Key Takeaways

  • The initial stages of a venture require creativity and flexibility, particularly in overcoming resource constraints. Strategic decisions, including naming and budget management, can significantly impact a company’s trajectory.
  • Open source fosters a community-driven approach to technology development, enables collaboration, and accelerates innovation through shared knowledge and contributions.
  • Establishing a new product category can differentiate a company and create a new market space, emphasizing the importance of strategic positioning and narrative in engaging users and broader communities.
  • Facing societal and technological challenges with innovative solutions can lead to significant contributions, such as advancing scientific research or exploration and showcasing the transformative potential of technology.
  • Creating foundational technologies that are adaptable and robust enables a wide range of applications, underscoring the importance of versatility in fostering unforeseen innovations and solutions.
  • Achieving a balance between cultivating an open, collaborative community and maintaining commercial success is crucial for sustainable growth.
  • As organizations expand, maintaining a strong culture and vision requires intentional efforts, including strategic hiring and fostering intrinsic motivation.


In this episode of The Leader Show, Emil Eifrem, CEO of Neo4j, discusses transforming the company into a $2 billion graph database leader, inspired by neural connectivity. He emphasizes the role of execution, open-source commitment, and community engagement in Neo4j’s growth. This approach has positioned Neo4j as a Most Loved Workplace and fueled contributions to space exploration and cancer research.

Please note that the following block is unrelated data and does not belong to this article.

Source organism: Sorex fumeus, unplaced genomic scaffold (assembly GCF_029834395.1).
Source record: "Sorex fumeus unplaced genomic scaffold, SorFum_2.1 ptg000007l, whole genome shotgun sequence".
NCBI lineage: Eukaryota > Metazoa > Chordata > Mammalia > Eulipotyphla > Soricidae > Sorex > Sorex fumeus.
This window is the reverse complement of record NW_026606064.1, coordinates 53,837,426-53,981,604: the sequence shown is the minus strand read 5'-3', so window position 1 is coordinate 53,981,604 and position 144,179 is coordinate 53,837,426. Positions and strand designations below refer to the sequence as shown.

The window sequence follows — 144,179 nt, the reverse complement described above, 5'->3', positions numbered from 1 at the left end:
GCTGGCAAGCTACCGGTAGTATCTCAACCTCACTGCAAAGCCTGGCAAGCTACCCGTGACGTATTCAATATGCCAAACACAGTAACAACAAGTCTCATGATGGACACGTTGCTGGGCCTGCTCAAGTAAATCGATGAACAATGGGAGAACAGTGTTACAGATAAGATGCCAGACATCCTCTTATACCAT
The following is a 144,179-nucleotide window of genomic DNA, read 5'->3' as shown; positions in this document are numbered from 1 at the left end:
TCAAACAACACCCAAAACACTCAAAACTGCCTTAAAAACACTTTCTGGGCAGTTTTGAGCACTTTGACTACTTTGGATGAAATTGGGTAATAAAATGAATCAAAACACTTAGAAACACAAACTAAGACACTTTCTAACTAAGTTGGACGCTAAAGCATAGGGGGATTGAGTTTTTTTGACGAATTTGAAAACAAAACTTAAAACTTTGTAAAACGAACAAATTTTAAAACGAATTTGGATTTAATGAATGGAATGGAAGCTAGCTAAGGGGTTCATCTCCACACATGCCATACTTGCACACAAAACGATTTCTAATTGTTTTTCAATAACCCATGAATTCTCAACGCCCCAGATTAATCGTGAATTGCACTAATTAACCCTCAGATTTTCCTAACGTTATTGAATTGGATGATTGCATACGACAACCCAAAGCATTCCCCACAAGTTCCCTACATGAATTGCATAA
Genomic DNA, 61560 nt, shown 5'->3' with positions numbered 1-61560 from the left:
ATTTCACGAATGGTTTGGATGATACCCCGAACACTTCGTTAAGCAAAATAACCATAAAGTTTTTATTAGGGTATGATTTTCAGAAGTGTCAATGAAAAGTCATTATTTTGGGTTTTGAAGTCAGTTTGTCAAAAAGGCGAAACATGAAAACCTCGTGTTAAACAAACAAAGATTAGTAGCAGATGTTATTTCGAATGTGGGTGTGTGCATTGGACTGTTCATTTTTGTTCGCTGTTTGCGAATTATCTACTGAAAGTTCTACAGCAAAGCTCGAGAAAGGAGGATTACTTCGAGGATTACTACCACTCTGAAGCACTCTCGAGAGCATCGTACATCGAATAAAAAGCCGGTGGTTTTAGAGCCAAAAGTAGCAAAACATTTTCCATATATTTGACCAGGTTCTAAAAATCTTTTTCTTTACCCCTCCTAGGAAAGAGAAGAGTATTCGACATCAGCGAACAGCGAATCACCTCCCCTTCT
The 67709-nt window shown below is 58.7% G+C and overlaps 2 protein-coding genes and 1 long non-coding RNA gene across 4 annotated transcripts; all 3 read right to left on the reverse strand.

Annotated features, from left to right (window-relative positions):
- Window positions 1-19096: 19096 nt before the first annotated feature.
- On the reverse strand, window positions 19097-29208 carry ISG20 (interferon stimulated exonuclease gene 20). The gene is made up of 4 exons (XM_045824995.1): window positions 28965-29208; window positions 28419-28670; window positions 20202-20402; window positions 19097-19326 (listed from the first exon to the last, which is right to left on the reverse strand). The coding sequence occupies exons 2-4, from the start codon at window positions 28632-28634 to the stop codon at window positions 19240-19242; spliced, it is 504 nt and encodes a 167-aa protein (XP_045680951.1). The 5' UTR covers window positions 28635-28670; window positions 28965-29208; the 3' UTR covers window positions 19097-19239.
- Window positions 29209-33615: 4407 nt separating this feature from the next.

Executive Summary

Hi everyone! Thanks for joining us on a new episode of The Leader Show with Lou Carter. We are joined by Emil Eifrem, CEO and founder of Neo4j. Neo4j is the Graph Database & Analytics leader that helps organizations find hidden relationships and patterns across billions of data connections deeply, easily, and quickly. 

Neo4j, celebrated for its open and inclusive culture, ranks 44th in the 2023 Global Top 100 and 37th in the UK’s Top 100 Most Loved Workplaces. So, without any further delay, let’s dive in and discover Emil’s insights on the company’s journey toward becoming a Most Loved Workplace®.

The Evolution Of Neo4j From Project Neo To A $2 Billion Enterprise

Emil sets the tone for the discussion by explaining the origins of Neo4j’s name and the innovative concept behind the company. Neo4j is a database company that invented a new type of database inspired by the human brain’s network of neurons connected through synapses. This Graph Database is designed to turn data into knowledge by focusing on how things are interconnected, which is essential for understanding and knowledge.

The name “Neo4j” was chosen to reflect this innovation, with “Neo” meaning new in Latin, symbolizing a new model and approach to data. Initially, the project was internally referred to as Project Neo. When it came time to establish it as a separate company, it aimed to acquire the domain but found it too expensive at $2,000, significantly more than its budget. 

Given its roots in the Java programming community, where it was common to name projects with “4J” to denote “for Java,” they settled on Neo4j. The domain for Neo4j was affordable at nine dollars, making it a practical choice. Fifteen years later, the company has grown to 700-800 employees and achieved a $2 billion valuation.

The Role Of Open Source In Neo4j’s Journey To Redefining Data Connectivity